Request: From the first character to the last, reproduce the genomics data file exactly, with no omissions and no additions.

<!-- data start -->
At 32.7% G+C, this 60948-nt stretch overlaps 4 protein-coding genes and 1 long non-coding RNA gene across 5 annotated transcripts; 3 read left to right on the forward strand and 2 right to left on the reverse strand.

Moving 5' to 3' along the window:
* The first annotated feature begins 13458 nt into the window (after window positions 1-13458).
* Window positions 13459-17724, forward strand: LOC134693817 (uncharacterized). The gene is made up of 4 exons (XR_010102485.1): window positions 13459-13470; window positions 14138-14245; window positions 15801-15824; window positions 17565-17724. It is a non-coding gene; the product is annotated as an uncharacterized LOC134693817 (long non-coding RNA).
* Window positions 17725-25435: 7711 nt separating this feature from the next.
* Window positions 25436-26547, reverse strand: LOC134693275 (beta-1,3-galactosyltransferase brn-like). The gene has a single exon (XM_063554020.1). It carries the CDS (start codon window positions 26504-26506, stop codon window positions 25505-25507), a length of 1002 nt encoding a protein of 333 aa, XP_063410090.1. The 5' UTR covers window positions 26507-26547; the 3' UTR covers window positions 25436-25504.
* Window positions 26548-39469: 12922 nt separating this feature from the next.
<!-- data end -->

At 32.7% G+C, this 60948-nt stretch overlaps 4 protein-coding genes and 1 long non-coding RNA gene across 5 annotated transcripts; 3 read left to right on the forward strand and 2 right to left on the reverse strand.

Moving 5' to 3' along the window:
* The first annotated feature begins 13458 nt into the window (after window positions 1-13458).
* Window positions 13459-17724, forward strand: LOC134693817 (uncharacterized). The gene is made up of 4 exons (XR_010102485.1): window positions 13459-13470; window positions 14138-14245; window positions 15801-15824; window positions 17565-17724. It is a non-coding gene; the product is annotated as an uncharacterized LOC134693817 (long non-coding RNA).
* Window positions 17725-25435: 7711 nt separating this feature from the next.
* Window positions 25436-26547, reverse strand: LOC134693275 (beta-1,3-galactosyltransferase brn-like). The gene has a single exon (XM_063554020.1). It carries the CDS (start codon window positions 26504-26506, stop codon window positions 25505-25507), a length of 1002 nt encoding a protein of 333 aa, XP_063410090.1. The 5' UTR covers window positions 26507-26547; the 3' UTR covers window positions 25436-25504.
* Window positions 26548-39469: 12922 nt separating this feature from the next.